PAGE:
That look says it all.

Let’s Talk About Six…Man Rotations, Baby

I know this six-man rotation business isn’t a new concept, either for the Cubs or baseball in general, but it was recently brought to the greater consciousness by Joel Sherman’s piece about the team’s “audacious” plans. The Chicago Tribune’s Mark Gonzales had reported as much back in September after Joe Maddon expressed a belief that expanded rotations would become the norm as early as 2017. To be clear, the Cubs skipper was talking specifically about the second half of the season.

That got me to thinking, which got me to tweeting and conversing, which got me to thinking a little more. All of which is dangerous. What follows is sort of stream-of-consciousness-y and maybe even contradictory at times, but I wanted to present you with the “What if…” and “Well, maybe…” thoughts that were bouncing back and forth in my internal debate.

With little more than a surface-level assessment, I think adding a man to the rotation is good as a stopgap or a way to rest starters in mid-July. As we saw this past season, there’s a real toll when rain makeups devour off-days and the humid heat of summer saps one’s will to live. Later in season, you’re battling nagging injuries and trying to set things up for a playoff run.

But while it’s intended as a prophylactic measure when it comes to the guys at the top of the depth chart, employing a six-man rotation on a large scale could maybe end up hurting the team in the end. Incremental as the difference between, say, Travis Wood and Jon Lester might be over a 4-6 inning sample, the disparity grows as the sixth man accrues more and more innings.

I get the idea that this is something being done with October and November in mind and that there’s a potential to have those top three or four arms fresher and sharper come postseason play, it just feels like it could be a slippery slope. Like maybe there’s some overthinking going on and that the Cubs’ wealth of overall talent could produce confirmation bias that would lead to increased usage of a sixth man when such a tack is unnecessary.

For instance, let’s say the Cubs make it back to the playoffs and they go 11-0 behind really strong pitching performances in which none of their starters ever allows more than 2 earned runs. Sounds good, right? But let’s also say their offense puts up at least 8 runs in each of their wins, thereby blunting the outstanding pitching to some extent. Am I making any sense? Yeah, don’t answer that.

Even if we disregard the obvious hyperbole of the above examples, there’s a risk in funneling a relatively small series of individual events into another, separate series of individual events and then trying to draw conclusions. Because the Cubs won, it could be assumed that the expanded rotation was a causal factor. But did the pitchers perform so well because they got a few more days of rest during the regular season, or was it simply a function of matchups and aberrations? Impossible to know, really.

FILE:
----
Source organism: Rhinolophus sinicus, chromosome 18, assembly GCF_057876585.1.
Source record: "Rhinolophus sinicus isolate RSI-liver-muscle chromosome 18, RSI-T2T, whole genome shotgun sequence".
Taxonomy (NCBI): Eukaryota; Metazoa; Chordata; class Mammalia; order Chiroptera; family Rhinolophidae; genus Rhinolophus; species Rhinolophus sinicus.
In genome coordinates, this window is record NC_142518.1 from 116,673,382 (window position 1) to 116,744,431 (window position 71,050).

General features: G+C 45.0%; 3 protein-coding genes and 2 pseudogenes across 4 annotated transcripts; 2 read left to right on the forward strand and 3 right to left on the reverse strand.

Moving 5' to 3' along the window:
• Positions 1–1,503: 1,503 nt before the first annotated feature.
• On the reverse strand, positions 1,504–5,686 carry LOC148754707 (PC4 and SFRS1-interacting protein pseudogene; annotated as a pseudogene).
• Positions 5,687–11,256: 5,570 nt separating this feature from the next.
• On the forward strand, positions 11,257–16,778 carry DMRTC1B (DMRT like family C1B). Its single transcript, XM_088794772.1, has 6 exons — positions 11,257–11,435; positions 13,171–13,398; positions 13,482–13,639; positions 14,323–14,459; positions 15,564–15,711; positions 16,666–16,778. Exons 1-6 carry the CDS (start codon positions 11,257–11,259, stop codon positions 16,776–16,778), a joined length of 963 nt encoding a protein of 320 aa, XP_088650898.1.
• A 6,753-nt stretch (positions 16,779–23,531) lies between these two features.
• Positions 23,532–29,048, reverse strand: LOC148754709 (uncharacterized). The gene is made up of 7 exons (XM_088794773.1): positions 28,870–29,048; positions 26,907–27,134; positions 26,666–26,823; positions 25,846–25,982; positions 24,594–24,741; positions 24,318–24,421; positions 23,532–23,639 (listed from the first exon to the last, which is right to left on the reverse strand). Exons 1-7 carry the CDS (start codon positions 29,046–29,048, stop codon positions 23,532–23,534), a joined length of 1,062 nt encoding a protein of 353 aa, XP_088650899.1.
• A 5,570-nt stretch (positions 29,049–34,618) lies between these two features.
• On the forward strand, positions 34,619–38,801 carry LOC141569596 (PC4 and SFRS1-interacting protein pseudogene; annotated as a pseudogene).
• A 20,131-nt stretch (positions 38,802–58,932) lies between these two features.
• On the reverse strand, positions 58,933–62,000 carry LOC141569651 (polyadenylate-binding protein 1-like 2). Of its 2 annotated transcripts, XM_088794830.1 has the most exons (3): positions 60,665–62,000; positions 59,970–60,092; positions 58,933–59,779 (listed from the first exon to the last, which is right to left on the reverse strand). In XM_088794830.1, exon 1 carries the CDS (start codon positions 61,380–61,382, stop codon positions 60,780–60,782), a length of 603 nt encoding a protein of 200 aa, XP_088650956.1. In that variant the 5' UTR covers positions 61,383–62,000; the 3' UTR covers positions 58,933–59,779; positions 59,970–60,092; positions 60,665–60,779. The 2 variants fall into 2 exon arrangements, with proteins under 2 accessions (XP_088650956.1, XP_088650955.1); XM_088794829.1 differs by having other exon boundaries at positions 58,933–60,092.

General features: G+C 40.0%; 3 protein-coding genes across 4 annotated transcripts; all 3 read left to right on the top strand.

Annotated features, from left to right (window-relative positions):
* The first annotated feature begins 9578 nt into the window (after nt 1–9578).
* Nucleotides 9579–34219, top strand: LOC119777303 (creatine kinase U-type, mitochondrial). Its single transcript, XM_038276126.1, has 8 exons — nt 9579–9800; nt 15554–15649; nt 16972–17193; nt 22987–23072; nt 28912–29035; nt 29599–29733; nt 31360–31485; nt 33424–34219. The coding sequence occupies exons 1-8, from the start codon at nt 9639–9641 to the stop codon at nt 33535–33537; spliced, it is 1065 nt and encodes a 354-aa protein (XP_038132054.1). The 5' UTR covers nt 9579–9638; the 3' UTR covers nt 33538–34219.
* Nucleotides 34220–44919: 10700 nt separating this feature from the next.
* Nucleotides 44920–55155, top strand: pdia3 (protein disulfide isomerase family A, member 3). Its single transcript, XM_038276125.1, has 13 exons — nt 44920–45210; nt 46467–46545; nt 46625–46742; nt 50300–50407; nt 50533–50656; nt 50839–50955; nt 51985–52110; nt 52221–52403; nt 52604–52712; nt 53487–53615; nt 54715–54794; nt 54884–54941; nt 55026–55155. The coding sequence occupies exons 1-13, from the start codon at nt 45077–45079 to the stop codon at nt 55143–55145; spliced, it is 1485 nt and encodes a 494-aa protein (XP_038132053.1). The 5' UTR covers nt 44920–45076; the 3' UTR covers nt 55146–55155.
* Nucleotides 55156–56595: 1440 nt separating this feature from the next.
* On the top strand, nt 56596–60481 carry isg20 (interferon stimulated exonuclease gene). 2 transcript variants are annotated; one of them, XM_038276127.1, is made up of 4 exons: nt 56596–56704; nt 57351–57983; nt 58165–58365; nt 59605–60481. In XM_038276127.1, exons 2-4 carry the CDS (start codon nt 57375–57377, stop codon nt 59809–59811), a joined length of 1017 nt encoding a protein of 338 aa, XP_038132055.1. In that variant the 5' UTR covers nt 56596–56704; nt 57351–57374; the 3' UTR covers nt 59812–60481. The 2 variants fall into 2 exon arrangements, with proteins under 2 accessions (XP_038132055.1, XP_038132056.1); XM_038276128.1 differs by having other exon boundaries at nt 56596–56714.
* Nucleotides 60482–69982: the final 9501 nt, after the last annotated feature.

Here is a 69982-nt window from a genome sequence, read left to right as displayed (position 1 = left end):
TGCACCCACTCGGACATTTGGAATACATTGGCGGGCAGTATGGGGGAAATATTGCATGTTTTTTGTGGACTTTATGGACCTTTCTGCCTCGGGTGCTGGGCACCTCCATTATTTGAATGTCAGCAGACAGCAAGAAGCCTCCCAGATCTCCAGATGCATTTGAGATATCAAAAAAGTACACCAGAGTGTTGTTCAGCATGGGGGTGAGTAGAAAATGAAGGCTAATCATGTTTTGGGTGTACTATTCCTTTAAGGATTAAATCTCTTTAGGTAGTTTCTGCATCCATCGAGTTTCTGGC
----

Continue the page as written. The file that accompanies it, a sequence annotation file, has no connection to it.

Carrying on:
Of course, this is all assuming we’re talking about sort of a half-assed attempt at a six-man rotation that involves shuttling guys from AAA now and again and playing Johnny Wholestaff games here and there. What if we’re talking about a model more like they use in Japan, where you’ve got six legit starters? That would mean maintaining a set routine, which pitchers like, while also providing for plenty of rest, which pitchers don’t necessarily like. Maddon admitted that he had a little difficulty trying to get his starters to buy into the idea that extra rest would be beneficial, though the events of the season may have lent some credence to his ideas.

If we’re looking at bigger rotation, though, we’re faced with the necessity of eliminating a bullpen arm. Not a problem at first blush, since having a legitimate additional starter provides more value than a random middle reliever. But wait, the number games would still be the same and the bullpen is still going to used in almost all of them. That means we’re left with a roster conundrum, right? Maybe. Unless…yeah, that might work.

Given the increased rest, we can reasonably assume each member of the rotation would be able to go deeper in games. It might not be much, but an average of even one additional out per start would result in approximately 54 more innings from the rotation. There’s your extra reliever.

Thing is, you’ve got to have the right mix of starters to bring this to bear. It’s hard enough for most teams to cobble together five acceptable pitchers, let alone six. The Cubs could make it work if they are able to land Tyson Ross, I’m just not sure how well it works out if, as Sherman posits, they move forward with the plan regardless of the big righty’s decision. From the sound of it, though, they’re not going to be doing the six-man thing all season. Doing so would require a little work.